The guidelines leave some room for exceptions, saying that if a professor hasn’t earned 18 graduate credit hours in their second teaching discipline, “the institution should be able to explain and justify its decision to assign the individual to the courses taught,” subject to commission approval. “Tested experience,” defined as “a breadth and depth of experience outside of the classroom in real-world situations relevant to the discipline” may also substitute for credentials, the commission says.

On its face, the new standard seems somewhat obvious. No self-respecting institution would assign an accounting professor to teach history, for example, or vice versa, unless it had a good reason to do so -- such as if the person in question had dual degrees. But imagine a small, resource-strapped college assigning a philosophy course it wouldn’t otherwise be able to offer to an English professor with a strong background and interest in it -- if not a degree -- and the issue becomes a little more complicated. Think back 50 years, when said college was even smaller and regulations were fewer, and the picture becomes even blurrier.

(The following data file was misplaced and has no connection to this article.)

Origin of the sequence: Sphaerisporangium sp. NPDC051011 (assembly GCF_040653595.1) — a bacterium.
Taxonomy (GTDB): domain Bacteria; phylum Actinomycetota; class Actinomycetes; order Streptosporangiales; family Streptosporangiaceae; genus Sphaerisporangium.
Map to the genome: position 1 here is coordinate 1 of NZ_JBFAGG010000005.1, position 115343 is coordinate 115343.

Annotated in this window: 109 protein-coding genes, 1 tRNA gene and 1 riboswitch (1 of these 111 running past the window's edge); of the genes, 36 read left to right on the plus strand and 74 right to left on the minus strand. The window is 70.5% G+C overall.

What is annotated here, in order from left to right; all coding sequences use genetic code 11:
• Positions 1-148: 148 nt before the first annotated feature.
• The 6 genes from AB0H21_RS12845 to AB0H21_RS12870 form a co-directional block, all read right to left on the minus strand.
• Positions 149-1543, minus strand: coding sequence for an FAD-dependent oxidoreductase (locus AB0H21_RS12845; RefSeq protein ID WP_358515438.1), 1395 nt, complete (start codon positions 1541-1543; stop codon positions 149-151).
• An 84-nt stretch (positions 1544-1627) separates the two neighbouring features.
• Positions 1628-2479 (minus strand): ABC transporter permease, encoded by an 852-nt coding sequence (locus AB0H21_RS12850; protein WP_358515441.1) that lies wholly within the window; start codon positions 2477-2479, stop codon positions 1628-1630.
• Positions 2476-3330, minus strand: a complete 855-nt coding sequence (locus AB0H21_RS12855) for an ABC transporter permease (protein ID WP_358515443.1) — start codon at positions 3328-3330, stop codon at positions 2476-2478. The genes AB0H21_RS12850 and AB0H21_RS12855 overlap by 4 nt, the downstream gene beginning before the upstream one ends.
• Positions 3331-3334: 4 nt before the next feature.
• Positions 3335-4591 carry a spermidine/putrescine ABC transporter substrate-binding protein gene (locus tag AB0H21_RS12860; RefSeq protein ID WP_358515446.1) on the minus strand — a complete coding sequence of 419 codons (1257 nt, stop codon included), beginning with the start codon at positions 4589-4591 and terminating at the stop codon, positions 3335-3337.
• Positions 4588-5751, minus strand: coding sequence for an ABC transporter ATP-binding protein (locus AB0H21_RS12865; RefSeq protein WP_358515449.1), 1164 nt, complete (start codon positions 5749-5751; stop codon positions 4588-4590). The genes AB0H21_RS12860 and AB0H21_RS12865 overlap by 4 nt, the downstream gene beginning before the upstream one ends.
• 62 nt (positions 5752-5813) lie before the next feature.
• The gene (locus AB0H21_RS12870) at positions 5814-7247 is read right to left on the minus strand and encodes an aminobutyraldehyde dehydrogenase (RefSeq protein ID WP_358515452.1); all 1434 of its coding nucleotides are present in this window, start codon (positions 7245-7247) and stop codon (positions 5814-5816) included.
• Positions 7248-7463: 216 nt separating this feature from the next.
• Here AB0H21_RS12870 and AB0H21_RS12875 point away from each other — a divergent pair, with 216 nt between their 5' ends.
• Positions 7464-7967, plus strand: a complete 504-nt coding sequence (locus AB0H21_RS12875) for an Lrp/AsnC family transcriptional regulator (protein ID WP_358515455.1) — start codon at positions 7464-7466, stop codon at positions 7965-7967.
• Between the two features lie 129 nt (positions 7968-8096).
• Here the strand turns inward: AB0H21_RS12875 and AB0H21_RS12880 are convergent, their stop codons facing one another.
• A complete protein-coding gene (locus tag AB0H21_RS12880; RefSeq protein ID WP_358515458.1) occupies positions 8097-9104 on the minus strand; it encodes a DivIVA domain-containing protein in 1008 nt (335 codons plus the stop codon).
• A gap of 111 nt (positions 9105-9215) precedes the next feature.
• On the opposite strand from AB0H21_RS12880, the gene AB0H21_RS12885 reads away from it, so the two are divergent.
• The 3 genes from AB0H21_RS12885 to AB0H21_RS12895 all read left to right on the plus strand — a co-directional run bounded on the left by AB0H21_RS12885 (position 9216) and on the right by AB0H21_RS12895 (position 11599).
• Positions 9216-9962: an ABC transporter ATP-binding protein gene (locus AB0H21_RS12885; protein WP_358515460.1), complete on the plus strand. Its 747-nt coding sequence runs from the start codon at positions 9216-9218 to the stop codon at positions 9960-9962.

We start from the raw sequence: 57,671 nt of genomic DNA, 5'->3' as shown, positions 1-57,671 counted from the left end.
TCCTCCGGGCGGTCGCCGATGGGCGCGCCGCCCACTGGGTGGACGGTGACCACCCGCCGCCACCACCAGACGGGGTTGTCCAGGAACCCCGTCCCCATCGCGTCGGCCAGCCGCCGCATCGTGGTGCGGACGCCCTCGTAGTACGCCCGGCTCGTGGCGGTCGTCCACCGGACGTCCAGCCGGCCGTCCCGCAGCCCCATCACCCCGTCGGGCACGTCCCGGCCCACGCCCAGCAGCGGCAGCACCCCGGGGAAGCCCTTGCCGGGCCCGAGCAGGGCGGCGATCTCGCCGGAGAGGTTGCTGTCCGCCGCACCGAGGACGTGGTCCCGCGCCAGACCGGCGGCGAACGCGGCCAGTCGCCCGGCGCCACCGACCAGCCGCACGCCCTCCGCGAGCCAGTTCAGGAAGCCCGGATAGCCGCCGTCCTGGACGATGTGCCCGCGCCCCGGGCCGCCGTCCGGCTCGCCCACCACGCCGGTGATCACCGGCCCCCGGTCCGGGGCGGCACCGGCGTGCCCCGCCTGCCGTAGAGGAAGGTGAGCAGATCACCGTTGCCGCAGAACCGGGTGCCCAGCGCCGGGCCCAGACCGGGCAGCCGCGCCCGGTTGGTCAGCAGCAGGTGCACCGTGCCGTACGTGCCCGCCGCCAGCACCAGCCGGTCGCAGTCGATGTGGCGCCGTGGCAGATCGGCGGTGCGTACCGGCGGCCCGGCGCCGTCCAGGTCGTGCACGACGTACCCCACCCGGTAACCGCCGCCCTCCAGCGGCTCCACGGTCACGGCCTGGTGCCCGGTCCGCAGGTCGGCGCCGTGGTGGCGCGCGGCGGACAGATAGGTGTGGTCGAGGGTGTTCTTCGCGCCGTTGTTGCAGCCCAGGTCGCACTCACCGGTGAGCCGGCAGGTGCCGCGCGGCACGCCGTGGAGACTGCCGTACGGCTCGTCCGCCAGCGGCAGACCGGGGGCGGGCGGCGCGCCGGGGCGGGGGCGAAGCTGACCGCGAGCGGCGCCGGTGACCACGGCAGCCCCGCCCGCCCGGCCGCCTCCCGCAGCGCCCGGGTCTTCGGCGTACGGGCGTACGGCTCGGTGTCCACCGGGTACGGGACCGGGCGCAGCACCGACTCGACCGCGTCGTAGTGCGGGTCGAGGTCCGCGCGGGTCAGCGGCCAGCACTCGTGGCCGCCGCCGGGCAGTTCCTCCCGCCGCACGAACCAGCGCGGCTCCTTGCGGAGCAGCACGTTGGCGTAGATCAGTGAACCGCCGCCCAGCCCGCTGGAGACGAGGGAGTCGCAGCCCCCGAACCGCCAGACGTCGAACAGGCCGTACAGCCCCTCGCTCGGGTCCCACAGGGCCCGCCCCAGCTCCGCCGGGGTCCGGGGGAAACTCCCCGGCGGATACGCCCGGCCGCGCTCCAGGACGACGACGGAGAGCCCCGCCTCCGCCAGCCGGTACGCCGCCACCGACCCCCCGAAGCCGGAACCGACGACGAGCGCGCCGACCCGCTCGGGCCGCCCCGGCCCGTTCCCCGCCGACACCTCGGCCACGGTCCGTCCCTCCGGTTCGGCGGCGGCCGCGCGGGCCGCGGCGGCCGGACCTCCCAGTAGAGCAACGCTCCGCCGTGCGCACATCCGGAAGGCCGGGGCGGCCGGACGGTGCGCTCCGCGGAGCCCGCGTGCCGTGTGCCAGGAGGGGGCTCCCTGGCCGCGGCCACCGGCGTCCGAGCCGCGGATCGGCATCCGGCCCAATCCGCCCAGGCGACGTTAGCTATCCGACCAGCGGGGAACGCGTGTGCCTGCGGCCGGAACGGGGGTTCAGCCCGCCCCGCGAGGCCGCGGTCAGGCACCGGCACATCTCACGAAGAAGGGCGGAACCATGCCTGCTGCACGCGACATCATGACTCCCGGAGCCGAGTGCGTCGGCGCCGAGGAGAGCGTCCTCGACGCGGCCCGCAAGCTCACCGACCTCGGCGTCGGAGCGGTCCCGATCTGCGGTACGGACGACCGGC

The 50-year scenario, of course, raises another question: Do decades of teaching a discipline amount to “tested experience,” if not necessarily an accreditor’s definition of it?

Cupp, the professor at Wayne, said yes.

So did Michael Bérubé, the Edwin Erle Sparks Professor of Literature at Pennsylvania State University, who co-wrote a book recommending that institutions offer adjuncts pathways to tenure and prioritize those with terminal degrees. He called the commission’s stance -- or at least Wayne's interpretation of it -- “patently ridiculous,” particularly as tenured critics of the “overuse” of adjuncts have asked accreditors to make tenure-track vs. non-tenure-track faculty ratios part of institutional assessment. Instead, he said, “here's an accrediting agency in which people think they should set aside 50 years of somebody's teaching because of their degree. For the love of Moloch.”